Like a cave, rock on rock with primordial forest and majestic mountains. Luxuriously monastic and elegant in its simplicity. Serene yet strong. Raw and masculine. Scree, rock and gravel. Warmth, shelter and style. High country with Lake Wakatipu as view. The Mountain Retreat, Central Otago, Queenstown by New Zealand architectural firm Fearon Hay. Edgy and awe-inspiring.
Talk about hiding your light under a bushel! If turning your back on a busy inner city street and looking inwards is your thing then how about this Surry Hills, Sydney house by Anthony Gill. Minimalist interior doesn’t mean minimal style. The original house sits back from the neighboring terraces. Courtyards at either end. Sliding gate entry. It’s all about polished concrete, light, clever storage. Love the massive concrete kitchen bench. It’s a hard faced house in a tough part of the neighbourhood sitting in the gritty street. Hiding its beauty.
A smile twitched across her lips as she started to climb the stairs to bed. The loft was perfect. She couldn’t believe that it was now her home. She had worked hard to make it happen. The open space, her carefully curated classic furniture, the artwork, the hard edged industrial vibe with just enough creature comforts…. Was that an alarm she heard? Time to get up already? Oh Jo you have been dreaming again! The Oriental Warehouse Loft by Edmonds + Lee. Sweet dreams indeed.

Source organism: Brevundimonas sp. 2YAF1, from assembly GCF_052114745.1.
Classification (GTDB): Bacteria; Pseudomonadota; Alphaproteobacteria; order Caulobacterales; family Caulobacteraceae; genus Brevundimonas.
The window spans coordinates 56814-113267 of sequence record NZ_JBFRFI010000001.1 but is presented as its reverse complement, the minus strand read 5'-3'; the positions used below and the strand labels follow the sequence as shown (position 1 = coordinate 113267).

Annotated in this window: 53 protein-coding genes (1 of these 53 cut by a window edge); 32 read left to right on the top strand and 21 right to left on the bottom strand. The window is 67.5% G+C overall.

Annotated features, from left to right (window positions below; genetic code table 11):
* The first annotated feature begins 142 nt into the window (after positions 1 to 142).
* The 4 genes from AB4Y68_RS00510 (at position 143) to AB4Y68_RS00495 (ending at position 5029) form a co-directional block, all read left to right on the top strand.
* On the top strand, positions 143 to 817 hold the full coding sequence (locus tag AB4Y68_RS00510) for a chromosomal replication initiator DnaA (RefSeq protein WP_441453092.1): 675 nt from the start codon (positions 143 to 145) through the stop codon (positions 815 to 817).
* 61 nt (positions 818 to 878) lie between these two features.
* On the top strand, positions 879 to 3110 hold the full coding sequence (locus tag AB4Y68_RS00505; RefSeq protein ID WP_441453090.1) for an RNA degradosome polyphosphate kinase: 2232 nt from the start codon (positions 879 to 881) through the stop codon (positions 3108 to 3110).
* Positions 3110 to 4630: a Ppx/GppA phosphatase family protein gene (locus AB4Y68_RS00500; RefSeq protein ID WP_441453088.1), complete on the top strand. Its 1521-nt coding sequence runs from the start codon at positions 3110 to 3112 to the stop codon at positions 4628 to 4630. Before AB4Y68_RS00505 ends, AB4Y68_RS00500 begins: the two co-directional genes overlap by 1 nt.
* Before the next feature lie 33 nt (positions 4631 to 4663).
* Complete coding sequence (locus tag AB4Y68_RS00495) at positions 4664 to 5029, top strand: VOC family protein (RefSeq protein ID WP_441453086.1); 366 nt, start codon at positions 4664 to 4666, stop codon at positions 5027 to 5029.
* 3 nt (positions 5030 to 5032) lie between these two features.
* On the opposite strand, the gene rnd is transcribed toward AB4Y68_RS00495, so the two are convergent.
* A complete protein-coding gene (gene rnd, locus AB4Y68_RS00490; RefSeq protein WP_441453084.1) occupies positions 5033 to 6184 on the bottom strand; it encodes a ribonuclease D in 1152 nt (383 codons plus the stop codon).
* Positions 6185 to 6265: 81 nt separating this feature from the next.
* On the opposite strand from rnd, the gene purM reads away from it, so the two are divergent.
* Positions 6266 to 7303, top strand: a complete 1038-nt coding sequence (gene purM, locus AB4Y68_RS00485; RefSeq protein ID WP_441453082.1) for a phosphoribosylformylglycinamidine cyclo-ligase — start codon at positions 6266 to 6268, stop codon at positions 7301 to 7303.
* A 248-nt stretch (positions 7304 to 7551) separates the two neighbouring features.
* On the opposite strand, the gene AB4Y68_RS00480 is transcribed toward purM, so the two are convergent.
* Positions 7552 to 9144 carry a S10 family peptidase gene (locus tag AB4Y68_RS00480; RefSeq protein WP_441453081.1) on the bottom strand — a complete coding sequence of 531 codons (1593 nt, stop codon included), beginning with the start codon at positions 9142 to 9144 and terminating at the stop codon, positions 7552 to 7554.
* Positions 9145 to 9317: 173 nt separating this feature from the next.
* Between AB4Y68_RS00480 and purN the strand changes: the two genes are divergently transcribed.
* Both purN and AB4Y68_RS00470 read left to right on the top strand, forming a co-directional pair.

Ever imagined what heaven looks like? Maybe just a little bit like New Zealand. And when the scenery is so spectacular then Te Kaitaka, a retreat located on the shores of beautiful Lake Wanaka in the South Island is the perfect design solution. Inspired by folded paper it is by architects Stevens Lawson. Te Kaitaka has just been announced as NZ Home of the Year, the third win by Stevens Lawson. Their’s is a quest in design to respect the site, to explore the genius loci and the cultural values. “Architecture of humanism and spirit.” So true.
Sometimes it’s either black or white. You either like it or you don’t. It’s either hard and cold and impersonal or it’s clean and slick and modern. It’s monumental or monstrosity. Sometimes it’s also just a little grey. Although I couldn’t move in and be truly happy there are elements of this Melbourne home that I really like. The gardens, the concrete floors, the art, the space. Then the little voice in my head goes”nooooo… not for me”. Does it tick the boxes for you or do you want to close the door on it? I’ve been real estate stalking again. The link is here while it lasts.